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Metallurgical and Materials Transactions A: Physical Metallurgy and Materials Science


Transient-liquid-phase (TLP) bonding was used to fabricate a Haynes 230 Ni-base superalloy/sapphire fiber composite for high-temperature applications. Boron was used as a melting-point depressant for the Ni, to aid superalloy infiltration of the fibers. Preliminary study of the composite indicated an incomplete TLP bonding cycle. Therefore, microstructural and microchemical analyses were carried out to determine the TLP bonding mechanism. It was found that the TLP process did not occur under local thermodynamic equilibrium conditions at the solid/liquid interfaces, contrary to the primary assumption of conventional models, so a modified model for TLP bonding is proposed. The main differences between the proposed and the conventional models are: (a) the concentration of the melting-point depressant increases with time during isothermal solidification, (b) extensive boride segregation at grain boundaries and boride precipitation occurs within grains adjacent to the interlayer in the initial composite assembly, (c) because of the relatively high boron concentration in the interlayer, the TLP bonding cycle was incomplete, resulting in residual-liquid borides. To achieve ideal TLP bonding, four modifications are recommended: (i) use less boron, (ii) use finer sapphire fibers, (iii) create smaller initial grain sizes in the matrix and (iv) increase the homogenization time.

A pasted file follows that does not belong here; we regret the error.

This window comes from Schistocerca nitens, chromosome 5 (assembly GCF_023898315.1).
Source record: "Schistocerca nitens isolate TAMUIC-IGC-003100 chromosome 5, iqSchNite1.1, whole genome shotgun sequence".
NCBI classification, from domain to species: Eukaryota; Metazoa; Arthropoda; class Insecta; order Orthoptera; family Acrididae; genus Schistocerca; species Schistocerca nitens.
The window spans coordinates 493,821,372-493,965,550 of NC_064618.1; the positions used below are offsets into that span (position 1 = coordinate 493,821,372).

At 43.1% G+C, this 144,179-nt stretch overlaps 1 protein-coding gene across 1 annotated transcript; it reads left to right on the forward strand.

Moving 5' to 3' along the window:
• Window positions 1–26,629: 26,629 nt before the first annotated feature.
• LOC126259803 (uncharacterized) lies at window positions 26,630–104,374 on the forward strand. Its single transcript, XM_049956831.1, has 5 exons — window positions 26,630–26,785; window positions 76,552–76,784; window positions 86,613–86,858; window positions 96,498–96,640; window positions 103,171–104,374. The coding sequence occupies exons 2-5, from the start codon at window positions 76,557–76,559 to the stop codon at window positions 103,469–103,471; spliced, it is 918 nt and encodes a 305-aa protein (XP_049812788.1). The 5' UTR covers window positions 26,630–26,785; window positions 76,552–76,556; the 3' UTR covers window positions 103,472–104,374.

Original Citation

Asthana, R., Tewari, S.N., & Draper, S.L. (1998). Strength Degradation of Sapphire Fibers During Pressure Casting of a Sapphire-Reinforced Ni-Base Superalloy. Metallurgical and Materials Transactions A: Physical Metallurgy and Materials Science 29, 1527-1530.








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